El Eco's Two Worlds is a bit of a smooth Latin stewthe cool tempos of Brazil simmered with the darker tones and more complex rhythms of Argentina and Uraguay.
El Eco is led by drummer Guillermo Nojechowicz, and the generously-sized group also featues trumpeter Claudio Roditi, who recently added his horn magic to guitarist Ken Hatfield's Phoenix Rising ; and saxophonist Dino Govoni, who just put out his second CD, the marvelous mainstream In the Library on Whaling City Sounds.
This record presents samba beats, bossa nova grooves, the occasional popping modernistic electric bass lines (a la Marcus Miller), and enough churning Latin percussion to get you up out of the chair to shimmy into the Southern Hemisphere snake hips.
Drummer/leader Nojochowicz is Argentine-born, but Boston bredhaving lived in Beantown for twenty-plus years. He reworks the diverse Latin song-scapes, bringing in a hue of the blues, a bit of the bop. Tight arrangements, beautiful soling by Roditi and Govoni as well as pianist Helio Alves, and some cool, lovely, fluid vocals by Kim Nasarian, especially on "Cafe Opiniano" and "Chacarera de Paloma".
A polished effort, beautifully arranged and produced. Hard to believe it's a debut release.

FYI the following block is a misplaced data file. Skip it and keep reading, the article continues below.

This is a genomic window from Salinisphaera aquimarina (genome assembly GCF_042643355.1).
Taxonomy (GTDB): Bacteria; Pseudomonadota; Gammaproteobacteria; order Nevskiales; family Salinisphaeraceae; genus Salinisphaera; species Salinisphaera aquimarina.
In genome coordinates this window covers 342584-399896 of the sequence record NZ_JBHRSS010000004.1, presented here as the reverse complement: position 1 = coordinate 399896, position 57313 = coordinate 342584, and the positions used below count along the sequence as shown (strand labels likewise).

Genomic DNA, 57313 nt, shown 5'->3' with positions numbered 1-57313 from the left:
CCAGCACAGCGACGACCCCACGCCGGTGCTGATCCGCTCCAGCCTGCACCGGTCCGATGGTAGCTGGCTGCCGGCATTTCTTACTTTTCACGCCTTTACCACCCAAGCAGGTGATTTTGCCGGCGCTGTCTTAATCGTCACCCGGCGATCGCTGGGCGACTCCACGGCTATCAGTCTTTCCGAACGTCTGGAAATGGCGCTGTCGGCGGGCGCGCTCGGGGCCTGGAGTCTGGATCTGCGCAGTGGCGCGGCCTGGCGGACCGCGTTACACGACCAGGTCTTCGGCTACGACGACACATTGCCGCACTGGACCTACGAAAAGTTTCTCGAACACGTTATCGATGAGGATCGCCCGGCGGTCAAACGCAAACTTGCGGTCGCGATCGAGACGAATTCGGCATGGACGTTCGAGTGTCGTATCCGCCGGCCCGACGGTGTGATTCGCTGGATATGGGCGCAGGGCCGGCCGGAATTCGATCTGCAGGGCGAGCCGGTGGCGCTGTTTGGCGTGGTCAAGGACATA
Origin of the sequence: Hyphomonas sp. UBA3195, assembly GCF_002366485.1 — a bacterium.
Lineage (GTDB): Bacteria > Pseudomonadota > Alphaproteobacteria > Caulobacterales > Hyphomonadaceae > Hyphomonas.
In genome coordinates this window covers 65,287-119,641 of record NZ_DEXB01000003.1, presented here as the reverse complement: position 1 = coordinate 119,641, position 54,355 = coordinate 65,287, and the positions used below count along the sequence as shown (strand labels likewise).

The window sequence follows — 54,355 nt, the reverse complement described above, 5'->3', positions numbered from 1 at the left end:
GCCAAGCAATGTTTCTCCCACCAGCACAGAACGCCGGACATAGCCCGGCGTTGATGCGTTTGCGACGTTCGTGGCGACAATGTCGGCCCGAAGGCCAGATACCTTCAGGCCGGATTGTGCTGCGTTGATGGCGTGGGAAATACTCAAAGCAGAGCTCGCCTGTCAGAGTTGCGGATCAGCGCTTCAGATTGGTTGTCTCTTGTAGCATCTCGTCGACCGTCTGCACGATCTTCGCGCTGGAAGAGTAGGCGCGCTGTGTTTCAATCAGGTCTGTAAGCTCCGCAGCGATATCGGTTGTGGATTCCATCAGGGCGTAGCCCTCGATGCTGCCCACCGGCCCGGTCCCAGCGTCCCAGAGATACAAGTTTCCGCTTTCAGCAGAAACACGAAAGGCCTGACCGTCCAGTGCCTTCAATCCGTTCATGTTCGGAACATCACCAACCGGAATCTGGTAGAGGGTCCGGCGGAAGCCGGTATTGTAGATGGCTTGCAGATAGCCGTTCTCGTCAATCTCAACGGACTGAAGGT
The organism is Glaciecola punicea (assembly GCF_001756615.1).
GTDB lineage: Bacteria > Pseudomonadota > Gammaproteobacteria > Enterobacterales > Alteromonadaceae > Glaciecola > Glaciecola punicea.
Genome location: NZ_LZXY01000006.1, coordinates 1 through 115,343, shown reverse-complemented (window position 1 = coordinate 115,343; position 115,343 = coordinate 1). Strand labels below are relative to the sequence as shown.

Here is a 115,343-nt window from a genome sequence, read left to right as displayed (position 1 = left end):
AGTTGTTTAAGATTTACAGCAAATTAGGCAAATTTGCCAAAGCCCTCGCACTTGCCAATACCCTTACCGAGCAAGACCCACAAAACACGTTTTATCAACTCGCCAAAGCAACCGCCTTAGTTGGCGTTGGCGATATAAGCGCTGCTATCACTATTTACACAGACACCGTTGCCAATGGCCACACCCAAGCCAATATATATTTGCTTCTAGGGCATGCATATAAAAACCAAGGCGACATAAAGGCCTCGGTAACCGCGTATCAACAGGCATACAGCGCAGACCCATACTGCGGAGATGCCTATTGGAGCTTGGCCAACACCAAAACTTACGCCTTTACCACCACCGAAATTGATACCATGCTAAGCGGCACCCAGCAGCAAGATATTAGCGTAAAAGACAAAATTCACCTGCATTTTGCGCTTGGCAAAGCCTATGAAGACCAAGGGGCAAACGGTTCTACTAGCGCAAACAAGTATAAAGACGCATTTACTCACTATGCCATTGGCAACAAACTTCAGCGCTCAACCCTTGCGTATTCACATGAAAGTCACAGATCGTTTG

Track Listing: Two Wrolds, Partido Final, Time Lost, Samb de Maya, Uraguay, La Bossa
Nova de Claudio, Cafe Opiniao, Fragile, Chacarera de Paloma, boa
Viagem Baiao, Buenos Aires
Personnel: Guillermo Nojechowicz, drums; Kim Nazarian, vocal; Helio Alves, piano;
Dino Govoni, saxes; Fernando Huergo, bass; John Allmark, trumpet,
Claudio Roditi, trumpet and flugelhorn; Romero Lumbambo, guitar; Cafe,
percussion; Nestor Sanchez, background vocals; Donny McCaslin, tenor
sax; Brad Hatfield, keyboards; Amaro Laria, congas; Mark Greel, trumpet
I love jazz because it's sophisticated, international, atmospheric yet free, cool and warm.
I was first exposed to jazz through the sultry voice and flawless swing of my mother.
I met Mark Murphy, David Linx, Kurt Elling, and Youn Sun Nah.
The best show I ever attended was Youn Sun Nah in Paris.
The first jazz record I bought was Native Dancer by Wayne Shorter and Milton Nascimento
My advice to new listeners: open your mind and your ears, forget about structure, feel the textures.
Go see live music and keep buying CDs!